‘The market is for me, too’

Harvest Bucks program doubles SNAP dollars at Boulder County Farmers Markets

County Commissioners giving out SNAP and Harvest Bucks at the Boulder County Farmers Market.

“Our mission is essentially two fold,” says Brian Coppom, Executive Director of Boulder County Farmers Markets (BCFM). “One is to support local agriculture and the other is to connect growers and the community. Part of how we attempt to meet our mission is in normalizing this way of shopping so that the majority of people are participating in it. It is really about changing the way people perceive food and what it means in their lives.”

On any given Saturday, 9,000 people come to the Longmont and Boulder farmers’ markets, or just less than .5 percent of the population. In some ways, that is a very big number, especially when you consider all of those people packed into two little market squares.

But in other ways that number is small, especially when you consider that the people who attend are usually only those who can afford to come.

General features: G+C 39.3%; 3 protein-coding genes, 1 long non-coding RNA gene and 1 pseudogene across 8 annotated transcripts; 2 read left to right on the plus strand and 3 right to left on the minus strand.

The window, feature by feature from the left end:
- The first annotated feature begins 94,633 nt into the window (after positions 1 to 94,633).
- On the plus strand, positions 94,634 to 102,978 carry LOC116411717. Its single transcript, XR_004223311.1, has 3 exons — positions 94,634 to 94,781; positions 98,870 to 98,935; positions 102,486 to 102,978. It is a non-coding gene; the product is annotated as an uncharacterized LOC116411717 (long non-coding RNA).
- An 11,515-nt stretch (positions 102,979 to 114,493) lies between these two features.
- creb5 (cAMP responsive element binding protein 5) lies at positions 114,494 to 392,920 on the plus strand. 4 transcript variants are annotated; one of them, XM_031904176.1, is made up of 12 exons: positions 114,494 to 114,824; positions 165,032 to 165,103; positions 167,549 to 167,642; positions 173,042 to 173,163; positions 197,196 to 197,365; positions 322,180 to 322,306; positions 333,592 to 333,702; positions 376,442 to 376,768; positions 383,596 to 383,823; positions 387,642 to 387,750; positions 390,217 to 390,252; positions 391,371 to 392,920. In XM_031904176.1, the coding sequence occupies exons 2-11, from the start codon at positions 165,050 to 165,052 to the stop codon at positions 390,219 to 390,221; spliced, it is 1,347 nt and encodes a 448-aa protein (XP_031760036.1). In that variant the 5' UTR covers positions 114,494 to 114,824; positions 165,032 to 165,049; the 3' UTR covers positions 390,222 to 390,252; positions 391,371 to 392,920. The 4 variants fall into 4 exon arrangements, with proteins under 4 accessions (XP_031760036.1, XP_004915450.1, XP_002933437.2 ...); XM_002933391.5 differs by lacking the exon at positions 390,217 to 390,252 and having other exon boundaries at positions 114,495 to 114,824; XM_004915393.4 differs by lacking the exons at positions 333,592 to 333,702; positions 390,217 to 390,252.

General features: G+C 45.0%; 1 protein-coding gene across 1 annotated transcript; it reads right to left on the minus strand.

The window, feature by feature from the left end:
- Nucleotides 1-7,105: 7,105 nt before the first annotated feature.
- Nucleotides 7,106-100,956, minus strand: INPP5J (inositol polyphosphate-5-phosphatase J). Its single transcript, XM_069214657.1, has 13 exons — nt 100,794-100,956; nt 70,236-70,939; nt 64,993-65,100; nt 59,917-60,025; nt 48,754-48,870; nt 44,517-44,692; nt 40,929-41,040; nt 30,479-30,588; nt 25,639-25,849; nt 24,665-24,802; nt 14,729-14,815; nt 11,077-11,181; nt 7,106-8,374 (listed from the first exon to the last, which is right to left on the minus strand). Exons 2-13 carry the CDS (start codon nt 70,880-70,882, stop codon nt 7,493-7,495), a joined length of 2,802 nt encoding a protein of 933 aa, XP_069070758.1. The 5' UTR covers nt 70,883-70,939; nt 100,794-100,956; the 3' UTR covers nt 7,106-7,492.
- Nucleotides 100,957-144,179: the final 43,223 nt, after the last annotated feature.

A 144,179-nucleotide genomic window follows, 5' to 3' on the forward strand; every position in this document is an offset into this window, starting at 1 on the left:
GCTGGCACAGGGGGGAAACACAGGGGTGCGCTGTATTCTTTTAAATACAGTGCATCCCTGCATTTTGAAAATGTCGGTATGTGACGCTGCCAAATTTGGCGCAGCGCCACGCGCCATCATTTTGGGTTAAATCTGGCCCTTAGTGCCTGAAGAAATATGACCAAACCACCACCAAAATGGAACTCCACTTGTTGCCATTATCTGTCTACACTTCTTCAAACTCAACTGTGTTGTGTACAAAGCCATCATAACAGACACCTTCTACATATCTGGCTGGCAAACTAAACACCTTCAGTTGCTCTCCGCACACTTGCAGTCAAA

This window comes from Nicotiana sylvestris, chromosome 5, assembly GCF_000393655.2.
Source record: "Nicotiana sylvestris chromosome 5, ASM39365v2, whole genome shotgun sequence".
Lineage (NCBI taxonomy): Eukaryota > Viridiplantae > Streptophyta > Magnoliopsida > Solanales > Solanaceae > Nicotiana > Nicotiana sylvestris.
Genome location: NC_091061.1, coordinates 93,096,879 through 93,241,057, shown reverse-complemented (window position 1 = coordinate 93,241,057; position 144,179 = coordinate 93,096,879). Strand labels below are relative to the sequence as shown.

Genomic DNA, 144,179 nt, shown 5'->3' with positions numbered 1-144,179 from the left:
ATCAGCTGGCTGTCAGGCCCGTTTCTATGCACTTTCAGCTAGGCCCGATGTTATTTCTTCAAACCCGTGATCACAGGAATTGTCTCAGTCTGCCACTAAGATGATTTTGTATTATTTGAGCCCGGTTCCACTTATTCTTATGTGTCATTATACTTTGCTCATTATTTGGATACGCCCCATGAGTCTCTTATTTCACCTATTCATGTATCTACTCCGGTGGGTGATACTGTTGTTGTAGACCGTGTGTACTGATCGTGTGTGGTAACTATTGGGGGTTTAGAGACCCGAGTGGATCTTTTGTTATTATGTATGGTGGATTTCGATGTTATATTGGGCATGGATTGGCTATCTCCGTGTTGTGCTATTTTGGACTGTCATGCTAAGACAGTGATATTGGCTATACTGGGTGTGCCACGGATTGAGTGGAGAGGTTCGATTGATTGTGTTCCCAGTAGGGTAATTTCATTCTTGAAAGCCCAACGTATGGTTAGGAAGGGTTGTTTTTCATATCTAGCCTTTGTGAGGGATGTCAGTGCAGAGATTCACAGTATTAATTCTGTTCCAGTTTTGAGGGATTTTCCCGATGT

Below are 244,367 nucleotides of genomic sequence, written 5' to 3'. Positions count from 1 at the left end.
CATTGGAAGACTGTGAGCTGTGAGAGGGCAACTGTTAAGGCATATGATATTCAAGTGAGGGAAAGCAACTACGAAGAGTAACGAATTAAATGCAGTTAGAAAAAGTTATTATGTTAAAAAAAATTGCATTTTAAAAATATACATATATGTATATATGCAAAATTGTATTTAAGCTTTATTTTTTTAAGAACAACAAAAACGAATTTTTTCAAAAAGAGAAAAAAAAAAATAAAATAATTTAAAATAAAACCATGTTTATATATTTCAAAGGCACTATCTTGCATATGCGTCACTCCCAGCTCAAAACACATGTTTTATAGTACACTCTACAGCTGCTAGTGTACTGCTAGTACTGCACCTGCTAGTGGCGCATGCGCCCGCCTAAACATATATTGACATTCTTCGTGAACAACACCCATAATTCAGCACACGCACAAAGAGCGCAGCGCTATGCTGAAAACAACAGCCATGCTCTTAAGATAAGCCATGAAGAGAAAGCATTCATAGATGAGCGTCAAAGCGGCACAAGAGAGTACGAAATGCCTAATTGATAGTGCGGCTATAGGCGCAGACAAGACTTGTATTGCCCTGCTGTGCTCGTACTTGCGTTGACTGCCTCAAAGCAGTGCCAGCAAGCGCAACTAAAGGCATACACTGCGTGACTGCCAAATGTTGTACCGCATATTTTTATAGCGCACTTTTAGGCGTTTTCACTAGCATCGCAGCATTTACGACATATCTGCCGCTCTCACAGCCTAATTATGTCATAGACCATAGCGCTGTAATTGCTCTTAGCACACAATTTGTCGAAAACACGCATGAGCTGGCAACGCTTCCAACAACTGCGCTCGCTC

“I think the markets are often seen as being an expensive alternative to grocery stores,” Coppom says. “That is true if you compare them directly in terms of just price.”

Price matters to everybody, but especially for low-income shoppers. BCFM measures volume of low-income shoppers by how many Supplemental Nutrition Assistance Program (SNAP) dollars are redeemed at the market. SNAP, formerly known as the Food Stamp Program, is a federal program that provides food-purchasing assistance for low- and no-income people living in the U.S. From 2008 to 2013 the number of SNAP dollars redeemed at BCFM was stagnant, hovering around $10,000 a season.